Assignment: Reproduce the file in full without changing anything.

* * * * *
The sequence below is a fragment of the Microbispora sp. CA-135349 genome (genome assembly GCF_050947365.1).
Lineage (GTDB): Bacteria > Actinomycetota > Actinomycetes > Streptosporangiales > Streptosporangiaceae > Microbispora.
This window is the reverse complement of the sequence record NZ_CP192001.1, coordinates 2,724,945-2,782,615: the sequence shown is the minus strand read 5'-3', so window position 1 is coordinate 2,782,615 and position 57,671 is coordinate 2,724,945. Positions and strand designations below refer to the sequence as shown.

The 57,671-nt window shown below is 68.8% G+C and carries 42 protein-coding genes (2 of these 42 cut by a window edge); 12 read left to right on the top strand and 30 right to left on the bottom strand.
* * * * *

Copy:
The sequence below is a fragment of the Microbispora sp. CA-135349 genome (genome assembly GCF_050947365.1).
Lineage (GTDB): Bacteria > Actinomycetota > Actinomycetes > Streptosporangiales > Streptosporangiaceae > Microbispora.
This window is the reverse complement of the sequence record NZ_CP192001.1, coordinates 2,724,945-2,782,615: the sequence shown is the minus strand read 5'-3', so window position 1 is coordinate 2,782,615 and position 57,671 is coordinate 2,724,945. Positions and strand designations below refer to the sequence as shown.

The 57,671-nt window shown below is 68.8% G+C and carries 42 protein-coding genes (2 of these 42 cut by a window edge); 12 read left to right on the top strand and 30 right to left on the bottom strand.